The Wraith is on: it’s Rolls-Royce versus the train

Rolls-Royce Wraith

“Leave in time for a nightcap in the onboard bar and dine from a menu created from the finest Scottish produce. Enjoy a peaceful night’s sleep in your cosy cabin and wake refreshed to breakfast in bed.” Sounds idyllic, doesn’t it? The Caledonian Sleeper train must be the ultimate way to travel between London and Edinburgh.

Or is it?

A little over two years ago, I ‘raced’ the Cornish Riviera sleeper train between London and Penzance and – by visiting every station and sticking to all the speed limits – I beat the train by a few seconds. No really, I did. It was a proper Top Gear-style photo finish. Only without the brilliantly-executed script and huge production budget. You can read about the exploits over on PetrolBlog.

I always promised myself I’d do it again. The sleeper train to Scotland was an opportunity too good to miss. So when Rolls-Royce got in touch to say that if I was ever planning to do something similar, they’d provide car, I jumped at the chance. And tonight, the race, or should I say, Wraith, is on. Hashtag #WraithTheTrain, etc, etc.

At around ten to midnight, the passengers onboard the Caledonian Sleeper will be settling down to enjoy a nightcap, before enjoying a relaxing sleep. Meanwhile, somewhere outside Euston Station, a pair of intrepid (read: foolish) explorers will be firing up the V12-engined Rolls-Royce Wraith and attempting to escape from London.

Caledonian Sleeper

All things being equal, the train should pull into Edinburgh’s Waverley Station at 07:22, precisely 7 hours and 32 minutes after leaving London. By following a similar route to the train, essentially via the M6 to Carlisle and then across to Edinburgh, the Wraith should arrive within seven hours. Take the more direct route via the A1 and it takes 7 hours and 13 minutes. Either way, we should beat the train.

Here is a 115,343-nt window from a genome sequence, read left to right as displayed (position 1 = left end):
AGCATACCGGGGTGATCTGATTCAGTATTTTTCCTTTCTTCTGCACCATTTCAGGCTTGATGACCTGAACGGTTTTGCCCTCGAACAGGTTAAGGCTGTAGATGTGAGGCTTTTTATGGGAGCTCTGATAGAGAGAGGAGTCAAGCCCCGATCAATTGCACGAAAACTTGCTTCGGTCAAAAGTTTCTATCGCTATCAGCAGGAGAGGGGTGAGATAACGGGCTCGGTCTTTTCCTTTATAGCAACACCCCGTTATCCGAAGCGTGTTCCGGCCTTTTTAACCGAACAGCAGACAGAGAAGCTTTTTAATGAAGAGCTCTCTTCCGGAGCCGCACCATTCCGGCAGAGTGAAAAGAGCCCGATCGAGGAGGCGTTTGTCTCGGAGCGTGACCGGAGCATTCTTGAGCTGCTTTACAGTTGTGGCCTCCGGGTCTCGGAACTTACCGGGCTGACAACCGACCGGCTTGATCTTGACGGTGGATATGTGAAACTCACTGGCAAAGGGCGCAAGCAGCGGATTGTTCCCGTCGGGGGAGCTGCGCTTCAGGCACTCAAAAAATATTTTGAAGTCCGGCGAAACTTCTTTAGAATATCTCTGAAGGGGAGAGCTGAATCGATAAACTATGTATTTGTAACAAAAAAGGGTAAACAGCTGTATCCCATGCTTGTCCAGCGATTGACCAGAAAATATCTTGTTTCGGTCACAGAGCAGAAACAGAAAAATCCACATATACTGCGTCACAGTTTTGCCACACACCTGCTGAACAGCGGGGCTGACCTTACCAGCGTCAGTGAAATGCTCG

But throw into the equation Britain’s love affair with overnight roadworks, average speed cameras and delays getting out of London and into Edinburgh, and we have ourselves a leveller. A combined fuel consumption of 20.2mpg will result in a number of stops for fuel, so this one is going to be tight. Incidentally, the Wraith is currently averaging 14.1mpg…

Of course, you can get to Edinburgh quicker by taking a train at a more sensible time. But to do so would be to go without the luxury and class of the Caledonian Sleeper. And what better car to pit against the grace and pace of the luxotrain than a 6.6-litre Wraith, the most-powerful Rolls-Royce in history. With 623hp and 590lb ft of torque on tap, it’s hardly lacking in power. Mind you, at £255,365 (plus taxes), our test car represents a far more expensive route north than the price of a train ticket.

Right now, there are four questions to be answered. Firstly, will the amount of coffee consumed be greater than the amount of super unleaded? Secondly, which route will we actually take? Thirdly, will we actually beat the train to Edinburgh? Finally, wouldn’t it have been more sensible to stay at home to watch the Great British Bake Off?

Find out the answers to all this and more by following @MajorGav on Twitter or using the hashtag #WraithTheTrain. If you see us heading north, give us a Railway Children-style wave. But no petticoats. Thank you.

Sleeper photo © Ed Webster / Wikipedia

Has an unhealthy obsession with cars of the 80s and 90s. Doesn’t really do supercars. Not a huge fan of sports cars. But loves the undervalued and the underwhelming.

Is probably a bit strange.

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